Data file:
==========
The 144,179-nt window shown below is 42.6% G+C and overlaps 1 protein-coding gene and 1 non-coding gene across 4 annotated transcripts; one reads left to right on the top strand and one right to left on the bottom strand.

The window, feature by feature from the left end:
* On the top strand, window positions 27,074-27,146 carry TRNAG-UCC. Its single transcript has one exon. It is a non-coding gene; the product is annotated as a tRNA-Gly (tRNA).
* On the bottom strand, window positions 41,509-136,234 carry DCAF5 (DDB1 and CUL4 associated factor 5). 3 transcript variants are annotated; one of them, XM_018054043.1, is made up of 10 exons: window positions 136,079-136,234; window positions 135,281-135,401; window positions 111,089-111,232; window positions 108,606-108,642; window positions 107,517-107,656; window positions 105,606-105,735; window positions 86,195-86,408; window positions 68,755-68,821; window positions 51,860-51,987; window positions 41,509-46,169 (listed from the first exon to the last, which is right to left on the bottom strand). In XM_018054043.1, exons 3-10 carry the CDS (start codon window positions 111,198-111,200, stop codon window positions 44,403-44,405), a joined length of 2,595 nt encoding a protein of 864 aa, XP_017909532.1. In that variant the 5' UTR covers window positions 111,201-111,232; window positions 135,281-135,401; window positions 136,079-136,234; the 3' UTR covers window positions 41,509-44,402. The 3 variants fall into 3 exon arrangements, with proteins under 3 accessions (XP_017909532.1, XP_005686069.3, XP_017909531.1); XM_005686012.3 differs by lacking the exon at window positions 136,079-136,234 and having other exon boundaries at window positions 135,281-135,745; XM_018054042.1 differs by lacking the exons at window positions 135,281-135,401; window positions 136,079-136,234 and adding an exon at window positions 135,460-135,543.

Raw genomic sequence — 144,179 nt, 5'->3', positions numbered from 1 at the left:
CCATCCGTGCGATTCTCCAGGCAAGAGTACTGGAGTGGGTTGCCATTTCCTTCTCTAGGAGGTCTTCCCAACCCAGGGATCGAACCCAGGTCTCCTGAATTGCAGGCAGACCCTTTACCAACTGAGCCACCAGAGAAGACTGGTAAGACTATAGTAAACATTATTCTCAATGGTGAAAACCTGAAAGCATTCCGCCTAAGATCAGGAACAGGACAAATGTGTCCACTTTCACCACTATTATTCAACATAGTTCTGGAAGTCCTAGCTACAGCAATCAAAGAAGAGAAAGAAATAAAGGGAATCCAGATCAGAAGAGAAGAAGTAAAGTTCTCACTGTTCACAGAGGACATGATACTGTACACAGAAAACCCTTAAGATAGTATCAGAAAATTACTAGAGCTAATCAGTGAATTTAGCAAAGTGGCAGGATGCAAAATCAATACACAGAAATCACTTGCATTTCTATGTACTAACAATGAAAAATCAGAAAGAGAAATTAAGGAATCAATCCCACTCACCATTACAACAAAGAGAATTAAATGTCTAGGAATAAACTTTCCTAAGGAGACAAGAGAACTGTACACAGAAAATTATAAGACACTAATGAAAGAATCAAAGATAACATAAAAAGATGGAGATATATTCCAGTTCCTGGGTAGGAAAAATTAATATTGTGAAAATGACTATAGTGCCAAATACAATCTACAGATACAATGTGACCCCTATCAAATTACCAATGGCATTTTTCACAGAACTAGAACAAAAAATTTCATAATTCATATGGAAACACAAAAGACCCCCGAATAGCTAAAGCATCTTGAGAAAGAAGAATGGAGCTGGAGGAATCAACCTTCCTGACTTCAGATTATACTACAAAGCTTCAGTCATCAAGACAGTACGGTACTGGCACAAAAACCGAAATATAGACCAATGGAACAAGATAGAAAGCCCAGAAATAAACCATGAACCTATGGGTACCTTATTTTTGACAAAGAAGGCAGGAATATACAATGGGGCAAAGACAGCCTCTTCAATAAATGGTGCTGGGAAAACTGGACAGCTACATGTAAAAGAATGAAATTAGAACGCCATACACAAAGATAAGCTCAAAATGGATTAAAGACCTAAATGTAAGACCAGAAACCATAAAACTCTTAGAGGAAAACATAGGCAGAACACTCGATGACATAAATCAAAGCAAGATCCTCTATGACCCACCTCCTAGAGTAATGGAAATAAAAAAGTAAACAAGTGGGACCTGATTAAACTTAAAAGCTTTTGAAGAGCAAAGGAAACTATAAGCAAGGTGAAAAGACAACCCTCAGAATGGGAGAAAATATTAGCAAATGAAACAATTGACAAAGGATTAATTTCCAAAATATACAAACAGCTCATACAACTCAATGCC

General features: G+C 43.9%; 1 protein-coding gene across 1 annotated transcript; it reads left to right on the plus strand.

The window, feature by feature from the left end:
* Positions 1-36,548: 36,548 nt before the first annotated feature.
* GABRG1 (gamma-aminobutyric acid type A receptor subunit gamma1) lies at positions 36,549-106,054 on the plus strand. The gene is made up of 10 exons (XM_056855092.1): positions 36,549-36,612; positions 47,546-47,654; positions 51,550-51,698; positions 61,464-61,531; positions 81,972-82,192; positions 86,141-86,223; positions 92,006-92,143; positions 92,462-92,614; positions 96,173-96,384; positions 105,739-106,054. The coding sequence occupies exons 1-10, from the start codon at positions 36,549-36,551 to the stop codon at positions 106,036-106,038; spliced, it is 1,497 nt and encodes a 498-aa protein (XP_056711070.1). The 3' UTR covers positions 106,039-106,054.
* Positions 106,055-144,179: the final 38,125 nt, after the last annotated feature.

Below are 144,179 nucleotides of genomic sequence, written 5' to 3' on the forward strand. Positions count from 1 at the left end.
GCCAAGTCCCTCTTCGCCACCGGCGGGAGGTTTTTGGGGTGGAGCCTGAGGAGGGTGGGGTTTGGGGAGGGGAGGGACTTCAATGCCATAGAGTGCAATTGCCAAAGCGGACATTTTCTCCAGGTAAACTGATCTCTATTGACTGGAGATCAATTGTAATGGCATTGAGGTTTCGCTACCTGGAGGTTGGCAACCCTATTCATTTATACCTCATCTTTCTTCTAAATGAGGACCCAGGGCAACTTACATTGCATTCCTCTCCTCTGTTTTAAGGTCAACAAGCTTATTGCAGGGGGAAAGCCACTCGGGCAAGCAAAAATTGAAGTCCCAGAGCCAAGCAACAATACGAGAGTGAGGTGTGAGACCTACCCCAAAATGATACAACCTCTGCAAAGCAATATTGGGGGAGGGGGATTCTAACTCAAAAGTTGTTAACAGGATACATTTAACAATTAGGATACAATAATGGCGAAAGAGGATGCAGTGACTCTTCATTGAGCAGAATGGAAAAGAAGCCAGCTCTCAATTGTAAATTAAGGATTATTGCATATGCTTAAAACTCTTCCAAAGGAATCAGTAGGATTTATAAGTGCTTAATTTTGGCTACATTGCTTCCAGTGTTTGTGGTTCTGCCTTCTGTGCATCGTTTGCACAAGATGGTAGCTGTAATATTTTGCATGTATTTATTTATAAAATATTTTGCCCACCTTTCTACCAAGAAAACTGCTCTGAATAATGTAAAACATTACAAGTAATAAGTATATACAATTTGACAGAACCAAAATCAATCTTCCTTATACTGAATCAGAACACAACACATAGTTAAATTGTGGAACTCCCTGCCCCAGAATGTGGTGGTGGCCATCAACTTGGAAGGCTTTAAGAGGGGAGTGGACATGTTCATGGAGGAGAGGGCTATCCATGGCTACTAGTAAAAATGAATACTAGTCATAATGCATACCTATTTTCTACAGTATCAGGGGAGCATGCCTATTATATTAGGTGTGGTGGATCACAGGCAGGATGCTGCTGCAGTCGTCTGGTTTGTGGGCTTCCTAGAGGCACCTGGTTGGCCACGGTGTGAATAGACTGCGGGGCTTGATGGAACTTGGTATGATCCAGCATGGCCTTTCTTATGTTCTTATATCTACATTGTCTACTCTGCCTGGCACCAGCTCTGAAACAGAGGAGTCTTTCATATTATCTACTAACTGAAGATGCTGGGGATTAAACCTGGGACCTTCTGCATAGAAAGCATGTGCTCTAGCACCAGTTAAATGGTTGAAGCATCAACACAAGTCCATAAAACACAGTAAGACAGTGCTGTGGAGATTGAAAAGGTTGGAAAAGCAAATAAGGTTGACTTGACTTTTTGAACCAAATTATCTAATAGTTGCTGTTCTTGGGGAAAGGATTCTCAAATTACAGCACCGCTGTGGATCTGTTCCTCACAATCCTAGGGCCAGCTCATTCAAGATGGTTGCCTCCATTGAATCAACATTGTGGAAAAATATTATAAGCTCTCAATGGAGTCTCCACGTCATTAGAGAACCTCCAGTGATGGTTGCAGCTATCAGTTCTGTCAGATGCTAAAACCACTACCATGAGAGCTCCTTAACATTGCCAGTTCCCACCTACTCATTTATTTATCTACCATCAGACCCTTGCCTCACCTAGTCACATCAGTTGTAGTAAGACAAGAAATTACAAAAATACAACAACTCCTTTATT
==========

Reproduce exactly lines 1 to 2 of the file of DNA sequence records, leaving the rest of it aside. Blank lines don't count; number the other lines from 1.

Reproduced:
The 144,179-nt window shown below is 42.6% G+C and overlaps 1 protein-coding gene and 1 non-coding gene across 4 annotated transcripts; one reads left to right on the top strand and one right to left on the bottom strand.

The window, feature by feature from the left end: